This ‘unnecessary offense’ is such a foreign concept, especially to a rights-driven Christian American like myself. The idea that I should compromise with people who I think are morally wrong is ridiculous. Yet Paul told us to become all things to all people (1 Corinthians 9:22), that if something bothers somebody else we shouldn’t do it for their sake (1 Corinthians 8:13), that we are slaves to righteousness(Romans 6:18). So much for the land of the free.
I think part of the issue is with the word ‘compromise’. Today compromise is a dirty word. But it’s possible to compromise and not sell out your beliefs. It’s possible to agree to disagree and still find enough common ground to move forward, without causing lightning bolts to fall from the sky.
That tension is something palpable:
But while the church is striving not to cause unnecessary offense to the unbelievers around it, another dynamic is unfolding, at least within Christian homes and the church: ‘kingdom values at work overcoming oppression, eliminating inequality, binding disparate people together in love and mutual respect, and the like.’ … There is tension between the message of the gospel and the particular commands to the churches. …
“As the church accommodates itself to avoid unnecessary offense in the ‘already,’ we also catch glimpses of the ‘not yet’: ‘exceptions,’ as Stackhouse calls them, ‘that do not make sense unless they are, indeed, blessed hints of what could be and will be eventually in the fully present kingdom of God. We would expect, perhaps, to see exceptional women teaching adult men … offering leadership through their social standing and wealth … bearing the titles of … deacon and apostle.’ And so we do: in Priscilla, Lydia, Phoebe, Andronicus, Junia.”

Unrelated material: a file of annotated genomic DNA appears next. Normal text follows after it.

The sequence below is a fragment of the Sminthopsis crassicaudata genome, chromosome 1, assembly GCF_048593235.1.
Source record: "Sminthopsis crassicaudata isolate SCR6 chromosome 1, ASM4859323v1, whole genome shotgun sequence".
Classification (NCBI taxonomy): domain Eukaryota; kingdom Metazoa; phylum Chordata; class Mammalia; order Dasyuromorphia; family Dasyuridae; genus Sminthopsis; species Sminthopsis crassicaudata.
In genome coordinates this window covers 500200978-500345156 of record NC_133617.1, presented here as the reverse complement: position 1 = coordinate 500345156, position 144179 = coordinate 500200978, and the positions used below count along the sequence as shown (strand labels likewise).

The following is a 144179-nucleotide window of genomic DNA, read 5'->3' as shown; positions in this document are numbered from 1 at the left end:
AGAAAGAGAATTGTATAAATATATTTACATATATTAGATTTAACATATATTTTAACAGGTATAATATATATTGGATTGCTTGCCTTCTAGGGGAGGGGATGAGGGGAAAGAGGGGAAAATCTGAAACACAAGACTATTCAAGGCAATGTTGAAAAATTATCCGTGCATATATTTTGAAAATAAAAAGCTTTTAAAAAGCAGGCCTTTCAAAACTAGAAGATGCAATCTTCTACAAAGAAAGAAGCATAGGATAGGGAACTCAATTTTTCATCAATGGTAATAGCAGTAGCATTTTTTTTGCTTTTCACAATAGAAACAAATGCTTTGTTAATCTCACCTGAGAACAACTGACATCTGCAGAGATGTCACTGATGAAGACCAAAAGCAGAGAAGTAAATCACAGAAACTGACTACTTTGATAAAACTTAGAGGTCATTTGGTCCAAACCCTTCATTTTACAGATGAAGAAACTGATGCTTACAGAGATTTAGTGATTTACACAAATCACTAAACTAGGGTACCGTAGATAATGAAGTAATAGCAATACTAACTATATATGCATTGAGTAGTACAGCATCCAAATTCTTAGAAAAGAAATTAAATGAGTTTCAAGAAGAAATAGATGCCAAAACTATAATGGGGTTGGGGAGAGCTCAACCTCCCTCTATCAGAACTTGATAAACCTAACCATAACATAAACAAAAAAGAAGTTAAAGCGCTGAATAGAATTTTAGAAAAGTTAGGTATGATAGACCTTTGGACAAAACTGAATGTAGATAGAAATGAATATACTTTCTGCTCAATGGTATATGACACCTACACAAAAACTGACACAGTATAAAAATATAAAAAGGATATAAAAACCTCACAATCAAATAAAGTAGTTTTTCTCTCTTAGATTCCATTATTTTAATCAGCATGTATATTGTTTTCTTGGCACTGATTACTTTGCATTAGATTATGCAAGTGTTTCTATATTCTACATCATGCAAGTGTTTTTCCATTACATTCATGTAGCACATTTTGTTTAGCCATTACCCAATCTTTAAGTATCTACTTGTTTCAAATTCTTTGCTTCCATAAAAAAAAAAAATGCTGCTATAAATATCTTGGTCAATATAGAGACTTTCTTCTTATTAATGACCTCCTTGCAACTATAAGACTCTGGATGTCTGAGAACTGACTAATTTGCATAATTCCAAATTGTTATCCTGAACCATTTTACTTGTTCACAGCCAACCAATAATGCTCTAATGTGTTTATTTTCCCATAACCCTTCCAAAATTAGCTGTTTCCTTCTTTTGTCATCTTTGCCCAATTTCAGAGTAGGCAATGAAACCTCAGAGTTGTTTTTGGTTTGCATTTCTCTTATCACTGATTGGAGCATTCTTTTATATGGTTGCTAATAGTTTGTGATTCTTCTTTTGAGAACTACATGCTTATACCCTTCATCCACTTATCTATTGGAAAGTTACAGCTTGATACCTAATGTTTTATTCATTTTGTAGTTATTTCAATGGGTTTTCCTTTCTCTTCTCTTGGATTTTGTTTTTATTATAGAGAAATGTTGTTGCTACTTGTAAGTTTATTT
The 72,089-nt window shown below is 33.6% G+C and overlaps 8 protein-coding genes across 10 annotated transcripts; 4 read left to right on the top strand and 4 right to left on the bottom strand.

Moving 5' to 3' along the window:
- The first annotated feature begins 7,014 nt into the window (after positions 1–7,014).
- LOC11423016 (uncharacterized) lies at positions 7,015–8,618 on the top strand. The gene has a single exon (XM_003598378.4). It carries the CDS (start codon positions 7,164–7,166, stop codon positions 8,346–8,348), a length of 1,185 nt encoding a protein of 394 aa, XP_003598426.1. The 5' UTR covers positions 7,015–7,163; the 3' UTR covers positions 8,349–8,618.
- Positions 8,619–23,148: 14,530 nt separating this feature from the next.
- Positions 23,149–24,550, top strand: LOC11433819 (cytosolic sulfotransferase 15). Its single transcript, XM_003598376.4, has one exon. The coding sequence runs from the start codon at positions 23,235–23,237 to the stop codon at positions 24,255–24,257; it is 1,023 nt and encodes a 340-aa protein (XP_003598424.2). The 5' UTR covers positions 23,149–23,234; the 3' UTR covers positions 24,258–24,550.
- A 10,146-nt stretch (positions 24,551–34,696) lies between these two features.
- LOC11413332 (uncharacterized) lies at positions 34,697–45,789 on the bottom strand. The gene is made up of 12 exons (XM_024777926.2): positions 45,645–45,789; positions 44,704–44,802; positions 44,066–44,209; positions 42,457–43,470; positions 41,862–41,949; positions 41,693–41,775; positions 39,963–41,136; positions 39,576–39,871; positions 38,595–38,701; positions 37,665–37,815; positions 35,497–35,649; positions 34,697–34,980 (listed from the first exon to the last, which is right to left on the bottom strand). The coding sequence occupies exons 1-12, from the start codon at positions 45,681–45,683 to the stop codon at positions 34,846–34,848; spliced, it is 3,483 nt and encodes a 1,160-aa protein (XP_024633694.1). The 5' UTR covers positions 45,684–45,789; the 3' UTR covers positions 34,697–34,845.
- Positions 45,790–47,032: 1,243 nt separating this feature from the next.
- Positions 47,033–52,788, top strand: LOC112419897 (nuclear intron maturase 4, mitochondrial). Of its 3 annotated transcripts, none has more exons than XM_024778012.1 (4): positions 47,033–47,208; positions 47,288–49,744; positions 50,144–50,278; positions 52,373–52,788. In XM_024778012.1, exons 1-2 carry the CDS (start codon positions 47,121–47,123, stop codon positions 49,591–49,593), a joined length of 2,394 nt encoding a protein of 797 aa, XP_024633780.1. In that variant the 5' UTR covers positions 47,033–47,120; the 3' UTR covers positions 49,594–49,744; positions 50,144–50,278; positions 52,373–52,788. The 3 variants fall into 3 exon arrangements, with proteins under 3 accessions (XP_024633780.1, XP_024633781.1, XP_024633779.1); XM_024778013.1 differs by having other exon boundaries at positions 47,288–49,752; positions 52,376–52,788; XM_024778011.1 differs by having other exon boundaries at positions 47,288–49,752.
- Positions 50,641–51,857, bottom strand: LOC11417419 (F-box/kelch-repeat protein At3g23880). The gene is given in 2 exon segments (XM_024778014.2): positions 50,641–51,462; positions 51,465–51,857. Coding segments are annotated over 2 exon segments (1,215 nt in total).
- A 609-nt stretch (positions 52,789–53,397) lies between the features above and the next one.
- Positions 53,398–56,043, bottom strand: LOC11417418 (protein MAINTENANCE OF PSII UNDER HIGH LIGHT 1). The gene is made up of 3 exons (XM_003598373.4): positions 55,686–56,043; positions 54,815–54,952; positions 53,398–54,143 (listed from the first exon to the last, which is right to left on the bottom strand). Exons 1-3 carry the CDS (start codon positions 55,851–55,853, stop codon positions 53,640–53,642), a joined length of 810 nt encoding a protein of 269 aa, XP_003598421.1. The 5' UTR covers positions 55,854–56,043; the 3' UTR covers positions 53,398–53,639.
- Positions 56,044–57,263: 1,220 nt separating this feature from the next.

The End is in Sight
I’m hardly a Bible scholar or a philospher and am prone to inserting foot in mouth, but the tension Stackhouse is describing between the ‘already’ and the ‘not yet’ seems to me to reflect a lot of the tension we get about marketing. Some marketing and communications principles don’t really jive with the ‘not yet’ values of the kingdom of God (some would argue that any marketing doesn’t jive with the kingdom). But they do jive with the ‘already’ values of our current culture.
Meaning they work. So let’s use them. It doesn’t mean we forsake the true values of God, it just means we’re doing what’s practical not to hinder the Gospel. If that means a 24-themed sermon series or rock music or caring about how things appear, fine. Nothing is wrong with any of those things (except perhaps that they’re not the complete perfection God desires–and when do we ever achieve that?), so let’s use them when and where it makes sense to tell others about Jesus more effectively. There’s always a tension with the kingdom values that don’t make sense in this world and often don’t work in this world (who of you has found it financially prudent to give all your money to the poor?), but that doesn’t mean we don’t strive for those values.
We do the best we can with the broken world we have, often using less than holy tools. It sounds like how God works through us. And it reminds me of how Jesus must have felt when he walked the earth, perhaps frustrated with our fleshy foolishness but having the patience to love us anyway.